In The Arena

3 Must-Haves for Leg Therapy

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Leg Therapy! Gosh, everyone seems to have their own little routine or program that they implement when it comes to their horses legs.

I’m gonna go over some that I have used for years and always work for me! I always have these three things in my barn and in my rig. None of these are expensive and will help your horse’s comfort level and at the top of their game!


I first started using poultice years ago when I rode polo horses. We poulticed each horse after every match. Poultice can be used for a lot of issues but I have always used it as cold therapy to cool and tighten my horse’s legs. The process is easy, you can slap poultice on and then wrap with a damp piece of brown paper bag and then wrap their legs.  Honestly, and the way I do it, just cold horse their legs and then rub the poultice from stifle to pastern in the back and from above the knee to pastern in the front. I’ve wrapped and not wrapped and I feel like it works just as good not wrapping unless you have a serious issue. I have used a ton of different brands of poultice over the years but honestly, this is my favorite. Ice Tight Poultice. This stuff is cheap and doesn’t dry up. There is nothing worse than buying poultice and after you open it, it becomes hard as a rock and you have to add water to it. ANNOYING! It really does keep their legs tight and draws out any puffiness. I have found it’s great for a horse that stocks up at a show when stalled. Also, this stuff comes off really easy. If you have ever used poultice, you know that is a huge benefit! I’ve used some that a fire hose wouldn’t get the stuff off!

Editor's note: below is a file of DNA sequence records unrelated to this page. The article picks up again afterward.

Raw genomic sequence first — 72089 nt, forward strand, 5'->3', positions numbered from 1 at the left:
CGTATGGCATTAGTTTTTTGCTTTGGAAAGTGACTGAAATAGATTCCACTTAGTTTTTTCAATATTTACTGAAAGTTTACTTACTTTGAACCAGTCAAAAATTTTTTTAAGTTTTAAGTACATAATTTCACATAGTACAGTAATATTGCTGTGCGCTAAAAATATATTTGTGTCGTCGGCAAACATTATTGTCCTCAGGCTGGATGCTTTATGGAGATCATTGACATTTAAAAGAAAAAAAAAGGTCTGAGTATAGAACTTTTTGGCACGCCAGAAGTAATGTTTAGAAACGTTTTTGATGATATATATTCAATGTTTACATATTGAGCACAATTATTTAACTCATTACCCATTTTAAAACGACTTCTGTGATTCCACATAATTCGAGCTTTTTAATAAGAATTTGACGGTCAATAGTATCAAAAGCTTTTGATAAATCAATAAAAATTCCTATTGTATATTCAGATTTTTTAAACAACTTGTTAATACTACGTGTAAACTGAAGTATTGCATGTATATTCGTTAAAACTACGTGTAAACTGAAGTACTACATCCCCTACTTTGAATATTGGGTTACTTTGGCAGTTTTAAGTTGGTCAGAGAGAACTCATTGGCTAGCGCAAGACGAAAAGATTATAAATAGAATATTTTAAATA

Draw It Out:

I first heard of Draw It Out years ago. I can’t even remember who told me about it but I bought some and have used it every since. Here is an example of how great this stuff worked for me. I had a horse come in from the paddock one evening that appeared to have been kicked. He had a horse shoe mark on his leg above his knee and it was blown up. It was hot and very tender and he was DEAD lame. I immediately got him under a hose to try and help the swelling. I went and got the Draw and rubbed it all over the area. I really doused him in it. I then put him up in his stall for the night. The next morning I went down to check on him and the swelling was gone. No swelling at ALL! I was immediately impressed. However, what REALLY impressed me is that I thought I was going to have to drag him out of his stall and hand walk him a bit because I was sure he would be sore and stiff. NOPE! He drug ME out of his stall. He felt great! I honestly couldn’t believe that it was the same horse. I’m a huge believer of this product and I make sure I always have a bottle in the barn and in the rig.

Sore No More liniment:

I’ve always been a fan of this liniment. I use a lot of it in the summer after I get done exercising my horses. I usually buy a big bottle of it (see here) and then make up some little bottles to keep in the trailer. I love using this as a bath brace in the summer. Just add a little to a bucket of water and then sponge it over your horses. This is a cooling liniment, which is why I love it. I live in an area where the summers can be brutal. We deal with high heat and sometimes drought like conditions. I’m always conscious of exercising my horses on hard ground. I always hose them down after a riding session and then rub this liniment on their legs before I turn them out.

These are just a few things I make sure I always have. They are all inexpensive and do make a difference! I am firm believer in having a leg therapy routine for your horses. Rubbing your horses down after you ride is a great way to get to know your horses legs and it forces you to pay attention. Once you get in to the routine, any little bump or problem that arises, you will notice it immediately. Taking just a little bit of time each day, can save a ton of time/injury in the future!

Check out these other great post:

Five Things to Include in Your Winter Riding
First Attempt in Learning
When Things Go Wrong

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